On Tuesday, October 31 at 1:30 pm – We will have our Traditional Halloween parade around the block with both schools.
- Parents are welcome to join us for the parade – it’s always fun to be part of the excitement.
- Please meet your child’s class outside in the schoolyard at 1:30.
- If it rains, the parade will be a mini-march inside the schools and around the gym.
Classroom celebrations will focus on the fun and fantasy associated with this traditional festival. Children are welcome to dress up, if they wish.
We know that there is a powerful use of the imagination when children take on a new identity through wearing a costume. We suggest that students wear costumes that reflect the Waldorf inspiration of the school, so their borrowed identity reflects a character worthy of emulation – perhaps characters from traditional tales and rhymes, noble beings (animal or person), heroes from myths and legends, creators (farmers, builders, crafters, artists).
Please check that your child can safely walk around and climb stairs in their costume.
Please help us celebrate in the spirit of Waldorf:
- No violent, sexualized or commercially-focussed costumes.
- No masks to be worn during school, for safety’s sake.
- No weapons or replica weapons at all. Please save those for home use.
Food is usually part of each class’s celebration, but we ask that you send only healthy and natural foods – no sugary or salty snacks. Your child’s teacher will send information home about the specific kinds of food they wish to have as part of their classroom activities.
After Halloween, please do not send candy to school. We have many children with life-threatening allergies, and often treats handed out at the door may contain contaminants or allergens such as nuts or nut oil.
If you do not wish your child to take part in Halloween celebrations, for religious reasons, please let your child’s teacher know so we can make alternate arrangements for their supervision.
Jodi Smith, Bernadette Pugh, Ticia Heibein, Jolan Canrinus, Elizabeth Pasternak, Peyton Leung, Kasia Kania, Stephanie Guy
Beth Mills, Carol Shea, Co-Principals
Hallowe’en Safety Tips
Hallowe’en provides an opportunity for parents and children to spend time together creating costumes, carving pumpkins, planning trick or treat activities and participating in family parties. Hallowe’en is a big event at schools and provides opportunities for parties, creative activities, art programs and impromptu history lessons. Hallowe’en is also a time for students, parents, and schools to take extra care to ensure safety and security.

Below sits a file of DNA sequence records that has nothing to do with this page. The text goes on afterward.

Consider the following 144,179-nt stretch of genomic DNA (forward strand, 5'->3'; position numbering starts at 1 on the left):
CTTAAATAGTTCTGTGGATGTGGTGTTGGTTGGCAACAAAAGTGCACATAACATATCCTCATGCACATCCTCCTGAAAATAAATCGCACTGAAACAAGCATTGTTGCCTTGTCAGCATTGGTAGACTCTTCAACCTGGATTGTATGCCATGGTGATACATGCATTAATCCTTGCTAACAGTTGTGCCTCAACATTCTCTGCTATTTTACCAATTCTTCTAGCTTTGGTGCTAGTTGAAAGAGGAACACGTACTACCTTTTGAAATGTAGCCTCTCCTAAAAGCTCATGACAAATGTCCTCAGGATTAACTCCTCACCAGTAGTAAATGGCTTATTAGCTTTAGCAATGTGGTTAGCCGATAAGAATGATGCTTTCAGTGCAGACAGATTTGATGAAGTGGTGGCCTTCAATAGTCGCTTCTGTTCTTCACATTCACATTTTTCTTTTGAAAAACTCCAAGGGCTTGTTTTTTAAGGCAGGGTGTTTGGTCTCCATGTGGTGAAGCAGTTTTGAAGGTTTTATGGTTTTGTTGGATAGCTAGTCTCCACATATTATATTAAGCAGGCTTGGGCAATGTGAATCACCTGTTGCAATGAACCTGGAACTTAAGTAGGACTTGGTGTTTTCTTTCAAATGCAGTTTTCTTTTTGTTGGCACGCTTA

TRICK OR TREAT SAFETY (from the TDSB)
If you are concerned about trick or treating, here are some basic safety rules to follow:
• Children should NEVER eat any treats until parents have had a chance to go through them and inspect them. Parents should look for tampering of packages and discard any they believe to be unsafe or unknown.
• Have your child carry a flashlight.
• NEVER go into a stranger’s house.
• NEVER trick or treat with people you do not know.
• Trick or treat only at homes you know.
• Children should always stay in groups if no parent is present.
• Younger children should ALWAYS be accompanied by an older person.
• Accompany your child when trick or treating.
• If you cannot accompany your child, then know the route your child will take.
• Flame resistant (retardant) costumes are in order. Keep costumes short and remind children to stay away from pumpkins with candles in them.
• Remind children to stay away from pets they do not know.
• Remind children of road safety rules. Cross only at corners. Do not criss-cross the road. Go up one side of the road and down the other side. Never cross between parked cars. Walk facing on-coming traffic if there is no sidewalk
• If adults are driving their children, drive slowly, with lights on and be cautious when pulling to the side of the road.
• Children should wear their own shoes when trick or treating. Wearing costume shoes/boots can be dangerous and uncomfortable.
• Remind children that not everyone celebrates Hallowe’en, and to avoid any homes that have no lights on. Also remind children not to run through neighbours yards or gardens.
• With older children, be sure to know what other events (such as parties) they plan on attending.
• Set time limits when children should return home.